Newport Beach may have overpaid for its new civic center by as much as $1.2 million, according to preliminary independent audit of the decade-long, $140.2 million project. The audit by Harris & Associates and R.W. Block Consulting was commissioned by the city last year to investigate suspected lack of oversight of the construction of the Taj Mahal, as the new civic center has been dubbed by some residents.

The Newport Beach City Council voted in early July to submit the draft audit and direct the city attorney to seek reimbursement for the $1.2 million overcharged by the construction firm C.W. Driver. The vote to seek recovery was not unanimous. Councilmembers Tony Petros, Ed Selich and Keith Curry voted against pursuing C.W. Driver for the overcharge. Curry said the city should give the construction firm more time to respond to the draft report before requesting a refund. A spokesperson for C.W. Driver did not comment on the draft audit or the council’s decision to seek compensation.

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The 10 year project was marked by delays, cost overruns, lack of oversight and an ever-increasing budget. When the project began in 2005, its total cost was estimated at $49 million. By the time of its completion in 2013, the cost of the Taj Mahal’s construction had nearly tripled to $140 million.

The draft audit identified a potential conflict of interest that may have contributed to the high cost of the new civic center. The city hired C.W. Driver as both the project manager and construction manager, removing a key element of oversight. The program manager is legally responsible to act on their client’s behalf, to keep the costs down, while the construction manager has an incentive to charge as much as possible. The report said that hiring the same firm for both roles was not the best practice and likely contributed to cost overruns.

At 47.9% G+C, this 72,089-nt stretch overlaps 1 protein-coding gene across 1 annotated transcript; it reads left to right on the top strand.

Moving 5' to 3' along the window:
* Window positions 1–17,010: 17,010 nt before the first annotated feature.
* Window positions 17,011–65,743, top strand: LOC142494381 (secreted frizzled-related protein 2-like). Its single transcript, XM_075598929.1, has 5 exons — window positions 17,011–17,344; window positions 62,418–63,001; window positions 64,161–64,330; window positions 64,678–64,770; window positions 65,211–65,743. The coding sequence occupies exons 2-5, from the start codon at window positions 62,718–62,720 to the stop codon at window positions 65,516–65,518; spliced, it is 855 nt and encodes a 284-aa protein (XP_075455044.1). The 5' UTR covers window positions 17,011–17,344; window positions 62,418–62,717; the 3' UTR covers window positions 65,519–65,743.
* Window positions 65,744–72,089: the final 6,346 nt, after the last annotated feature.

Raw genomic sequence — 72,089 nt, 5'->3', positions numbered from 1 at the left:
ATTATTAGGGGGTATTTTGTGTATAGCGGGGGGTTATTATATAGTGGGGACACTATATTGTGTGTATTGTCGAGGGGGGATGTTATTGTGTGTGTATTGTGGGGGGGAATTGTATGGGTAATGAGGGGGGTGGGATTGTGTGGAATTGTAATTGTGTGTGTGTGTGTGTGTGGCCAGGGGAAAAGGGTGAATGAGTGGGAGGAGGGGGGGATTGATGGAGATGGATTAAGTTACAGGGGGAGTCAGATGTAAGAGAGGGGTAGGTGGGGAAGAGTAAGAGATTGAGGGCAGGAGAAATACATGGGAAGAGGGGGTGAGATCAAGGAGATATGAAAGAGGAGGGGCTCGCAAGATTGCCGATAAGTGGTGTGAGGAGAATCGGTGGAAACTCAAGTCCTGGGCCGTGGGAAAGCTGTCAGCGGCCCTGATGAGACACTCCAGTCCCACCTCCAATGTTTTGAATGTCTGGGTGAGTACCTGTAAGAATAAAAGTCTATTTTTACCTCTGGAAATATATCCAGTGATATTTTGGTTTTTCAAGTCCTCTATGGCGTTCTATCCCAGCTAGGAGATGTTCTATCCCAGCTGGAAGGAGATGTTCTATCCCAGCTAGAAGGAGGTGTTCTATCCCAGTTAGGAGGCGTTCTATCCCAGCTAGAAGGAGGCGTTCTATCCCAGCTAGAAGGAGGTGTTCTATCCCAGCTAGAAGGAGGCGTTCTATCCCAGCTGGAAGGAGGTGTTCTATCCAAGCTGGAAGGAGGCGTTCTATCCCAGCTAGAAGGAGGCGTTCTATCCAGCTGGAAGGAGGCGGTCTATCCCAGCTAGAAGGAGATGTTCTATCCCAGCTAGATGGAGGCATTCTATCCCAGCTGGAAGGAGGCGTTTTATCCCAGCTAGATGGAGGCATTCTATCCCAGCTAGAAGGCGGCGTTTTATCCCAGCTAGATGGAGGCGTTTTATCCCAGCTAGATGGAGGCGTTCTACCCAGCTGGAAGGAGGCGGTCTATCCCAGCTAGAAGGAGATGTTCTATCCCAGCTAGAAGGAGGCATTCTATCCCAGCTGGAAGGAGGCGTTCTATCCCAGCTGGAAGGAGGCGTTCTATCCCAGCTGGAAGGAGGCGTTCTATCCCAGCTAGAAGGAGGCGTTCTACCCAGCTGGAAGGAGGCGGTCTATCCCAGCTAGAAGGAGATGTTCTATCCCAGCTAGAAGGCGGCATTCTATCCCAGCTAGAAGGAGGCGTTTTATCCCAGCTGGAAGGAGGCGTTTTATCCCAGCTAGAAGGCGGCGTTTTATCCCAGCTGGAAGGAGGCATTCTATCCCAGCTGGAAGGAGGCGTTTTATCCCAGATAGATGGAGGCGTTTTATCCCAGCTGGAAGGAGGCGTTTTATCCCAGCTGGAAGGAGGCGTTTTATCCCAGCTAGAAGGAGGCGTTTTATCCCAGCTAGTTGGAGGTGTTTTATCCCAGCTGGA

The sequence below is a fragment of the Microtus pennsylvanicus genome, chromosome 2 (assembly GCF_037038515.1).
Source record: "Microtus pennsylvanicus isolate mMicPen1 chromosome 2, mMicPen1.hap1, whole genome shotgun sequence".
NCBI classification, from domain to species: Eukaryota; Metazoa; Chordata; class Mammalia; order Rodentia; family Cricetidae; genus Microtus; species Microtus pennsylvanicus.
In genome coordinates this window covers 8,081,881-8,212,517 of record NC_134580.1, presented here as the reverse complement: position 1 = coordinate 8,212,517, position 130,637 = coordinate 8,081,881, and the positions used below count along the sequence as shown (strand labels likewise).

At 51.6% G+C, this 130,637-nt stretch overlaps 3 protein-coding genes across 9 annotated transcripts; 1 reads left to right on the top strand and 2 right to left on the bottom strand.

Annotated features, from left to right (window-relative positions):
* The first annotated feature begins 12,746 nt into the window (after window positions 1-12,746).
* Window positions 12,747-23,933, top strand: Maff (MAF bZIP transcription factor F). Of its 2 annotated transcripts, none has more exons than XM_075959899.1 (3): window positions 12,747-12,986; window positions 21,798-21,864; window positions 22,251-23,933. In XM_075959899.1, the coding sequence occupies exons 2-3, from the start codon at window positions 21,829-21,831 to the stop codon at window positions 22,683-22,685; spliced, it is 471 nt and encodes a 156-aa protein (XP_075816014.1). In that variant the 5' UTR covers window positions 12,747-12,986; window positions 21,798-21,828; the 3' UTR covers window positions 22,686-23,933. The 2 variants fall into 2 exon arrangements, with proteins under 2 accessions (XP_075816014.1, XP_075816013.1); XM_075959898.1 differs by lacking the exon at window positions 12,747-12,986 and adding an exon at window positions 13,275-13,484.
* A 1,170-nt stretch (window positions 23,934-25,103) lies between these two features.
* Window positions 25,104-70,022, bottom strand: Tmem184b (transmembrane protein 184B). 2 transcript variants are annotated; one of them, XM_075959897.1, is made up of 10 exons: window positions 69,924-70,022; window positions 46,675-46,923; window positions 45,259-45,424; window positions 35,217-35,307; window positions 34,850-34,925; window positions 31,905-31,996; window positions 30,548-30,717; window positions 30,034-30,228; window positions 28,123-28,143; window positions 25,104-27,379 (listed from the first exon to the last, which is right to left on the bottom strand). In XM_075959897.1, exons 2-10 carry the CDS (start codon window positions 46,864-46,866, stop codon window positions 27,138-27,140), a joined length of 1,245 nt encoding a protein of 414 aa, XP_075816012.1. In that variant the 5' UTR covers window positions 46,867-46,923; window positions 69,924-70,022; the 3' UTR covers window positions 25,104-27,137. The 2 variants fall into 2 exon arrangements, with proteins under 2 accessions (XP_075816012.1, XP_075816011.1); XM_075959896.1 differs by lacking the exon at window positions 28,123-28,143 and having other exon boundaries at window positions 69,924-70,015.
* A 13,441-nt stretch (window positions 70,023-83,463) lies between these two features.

The report also faulted city staff for not properly tracking the project’s development from the design phase to final construction. More than two-thirds of monthly financial reports that should have been filed were missing, according to the draft audit, a lack of oversight that could have contributed to the project’s overinflated final price tag.

When the project was initially proposed in 2005, the bulk of the project was a 72,000-square foot City Hall with a community room, a new fire station and a 350-space parking garage located on the same site as the old City Hall on the Balboa Peninsula.

Then the project relocated to Newport Center.  The parking garage grew by 100 spaces, the community room was expanded, an emergency communications center was added, a new public gathering room with a kitchen, a footbridge and a host of giant rabbit statues. Public backlash against the expansion of the project and the cost overruns led to the election of four new city councilmembers on a platform of fiscal responsibility.

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